Register with a GP
You should register with a local GP as soon as you arrive in Hull. Don't wait until you're unwell to sort it - you won't want to deal with the paperwork before you're able to get an appointment.
You can find your nearest GP on the NHS Choices website
Physical Illness and Injury
If you are in need of medical care, you can find your nearest medical service using the NHS Service Finder.
If you are on campus, the nearest Accident and Emergency is at Hull Royal Infirmary. For minor injuries or walk-in medical attention, you can also go to Beverley Urgent Treatment Centre.
If you are unsure, you can always ring NHS 111 for advice.
Hull Sport provides a range of activities, including drop-in sessions like turn up and play football or beginners yoga. Whatever your level of fitness, it's a great way to meet new people and build confidence while improving your health.
Our Active Wellbeing programme can help you improve your mental wellbeing by taking part in physical activity. If you meet the criteria, we can offer you vouchers for the Allam Sports Centre and in some cases, one-to-one sessions with mentors.
To help you stay safe, Yorkshire MESMAC offers a range of advice and services on campus including safe sex kits and testing for STIs.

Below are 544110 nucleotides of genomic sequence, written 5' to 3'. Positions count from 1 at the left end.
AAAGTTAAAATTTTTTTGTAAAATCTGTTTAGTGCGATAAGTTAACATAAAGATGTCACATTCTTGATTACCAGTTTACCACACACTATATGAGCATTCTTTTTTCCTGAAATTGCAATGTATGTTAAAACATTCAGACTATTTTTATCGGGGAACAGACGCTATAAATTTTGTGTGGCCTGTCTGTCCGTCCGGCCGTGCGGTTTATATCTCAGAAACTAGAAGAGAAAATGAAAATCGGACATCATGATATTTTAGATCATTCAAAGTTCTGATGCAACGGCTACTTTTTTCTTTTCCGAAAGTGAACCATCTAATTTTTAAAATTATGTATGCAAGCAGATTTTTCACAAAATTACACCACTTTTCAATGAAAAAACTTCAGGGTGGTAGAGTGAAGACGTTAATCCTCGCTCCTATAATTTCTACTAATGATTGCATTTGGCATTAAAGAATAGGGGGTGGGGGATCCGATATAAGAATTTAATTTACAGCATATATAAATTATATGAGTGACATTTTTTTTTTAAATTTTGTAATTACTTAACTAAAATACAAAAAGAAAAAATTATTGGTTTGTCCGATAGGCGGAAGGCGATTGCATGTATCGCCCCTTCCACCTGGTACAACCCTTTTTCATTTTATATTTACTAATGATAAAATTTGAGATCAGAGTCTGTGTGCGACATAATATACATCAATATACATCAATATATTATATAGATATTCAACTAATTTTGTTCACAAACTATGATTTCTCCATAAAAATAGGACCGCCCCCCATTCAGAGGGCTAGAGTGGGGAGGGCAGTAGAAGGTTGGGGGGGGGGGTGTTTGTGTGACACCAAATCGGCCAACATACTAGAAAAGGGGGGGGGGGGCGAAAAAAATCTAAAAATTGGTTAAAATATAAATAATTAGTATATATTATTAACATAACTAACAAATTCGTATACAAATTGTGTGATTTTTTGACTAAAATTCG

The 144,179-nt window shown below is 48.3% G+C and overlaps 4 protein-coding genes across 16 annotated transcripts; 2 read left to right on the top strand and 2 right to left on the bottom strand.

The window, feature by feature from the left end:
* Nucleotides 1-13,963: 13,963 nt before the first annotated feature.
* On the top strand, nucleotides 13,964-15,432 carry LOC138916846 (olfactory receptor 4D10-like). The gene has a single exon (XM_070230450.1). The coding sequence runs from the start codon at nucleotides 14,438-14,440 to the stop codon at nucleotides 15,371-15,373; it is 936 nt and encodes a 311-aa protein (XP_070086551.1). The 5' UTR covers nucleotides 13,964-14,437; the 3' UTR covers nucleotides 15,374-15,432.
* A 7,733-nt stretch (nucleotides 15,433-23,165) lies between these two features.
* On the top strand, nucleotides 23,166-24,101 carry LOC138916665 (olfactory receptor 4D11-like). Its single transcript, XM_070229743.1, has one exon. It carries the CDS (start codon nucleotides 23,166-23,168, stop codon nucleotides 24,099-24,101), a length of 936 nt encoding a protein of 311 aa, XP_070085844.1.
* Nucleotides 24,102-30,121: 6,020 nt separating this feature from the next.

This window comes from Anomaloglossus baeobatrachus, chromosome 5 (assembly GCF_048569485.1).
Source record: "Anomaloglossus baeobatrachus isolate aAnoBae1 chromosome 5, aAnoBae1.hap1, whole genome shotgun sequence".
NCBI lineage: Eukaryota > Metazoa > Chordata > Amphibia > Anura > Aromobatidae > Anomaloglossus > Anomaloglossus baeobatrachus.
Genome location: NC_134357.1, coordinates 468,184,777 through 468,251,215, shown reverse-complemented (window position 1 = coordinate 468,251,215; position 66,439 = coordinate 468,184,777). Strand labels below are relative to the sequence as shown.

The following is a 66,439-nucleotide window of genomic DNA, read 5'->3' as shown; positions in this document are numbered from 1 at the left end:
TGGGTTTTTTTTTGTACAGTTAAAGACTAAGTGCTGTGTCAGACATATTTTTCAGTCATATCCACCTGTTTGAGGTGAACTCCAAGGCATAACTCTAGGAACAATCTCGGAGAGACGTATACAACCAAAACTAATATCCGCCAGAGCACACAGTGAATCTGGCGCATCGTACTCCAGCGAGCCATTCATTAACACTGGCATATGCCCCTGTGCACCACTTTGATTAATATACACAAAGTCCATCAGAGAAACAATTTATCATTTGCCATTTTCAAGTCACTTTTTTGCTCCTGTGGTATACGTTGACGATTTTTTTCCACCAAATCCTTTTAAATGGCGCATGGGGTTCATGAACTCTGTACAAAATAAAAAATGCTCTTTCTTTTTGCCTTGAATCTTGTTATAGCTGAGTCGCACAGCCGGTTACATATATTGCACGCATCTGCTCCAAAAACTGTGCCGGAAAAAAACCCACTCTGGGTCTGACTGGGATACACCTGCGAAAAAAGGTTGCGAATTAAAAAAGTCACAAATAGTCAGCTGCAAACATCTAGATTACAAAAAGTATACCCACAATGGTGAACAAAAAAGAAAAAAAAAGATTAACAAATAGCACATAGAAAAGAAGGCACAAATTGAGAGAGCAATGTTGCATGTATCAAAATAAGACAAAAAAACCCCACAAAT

Keep an eye out for MESMAC in student central on Wednesday afternoons or visit their website to find out more.
Whatever your attitude is towards drugs, it’s important to be aware of the risks to your physical and mental health and potential legal consequences. Possession or usage of controlled substances in University Accommodation is considered a disciplinary offence in the Accommodation Misconduct policy.
The best way to keep safe is to avoid drugs but if you are considering using, here are some things to take into account:
- Unlike alcohol, there’s no way of telling the strength of illegal drugs, or legal highs.
- Everyone’s tolerance is different and substances may impact people differently.
- Mixing drugs is dangerous and can lead to unpredictable consequences (including overdose). This applies to mixing with legal substances such as alcohol or prescription drugs.
- If you have taken drugs, let your friends know in case you need support later. Likewise, if you know that one of your friends has taken something, keep an eye out for them and keep them safe.
If you need to talk in confidence to someone, you can make a confidential appointment by making an enquiry through the MyHull Portal or calling 01482 462222.
We also work closely with Renew, the local community drug and alcohol service. You can self-refer to Renew or ask one us to make a referral on your behalf. Renew’s practitioners can meet students at the Central Hub.
Drinking socially can be an enjoyable part of life. However, when taken to excess it can cause difficulties. Reducing how much you drink can have benefits like weight loss, clearer skin, better sleep, improved mental health and a reduced risk of developing serious illnesses.
You can find out how many units of alcohol you're drinking - and what it might mean for your health - using this calculator.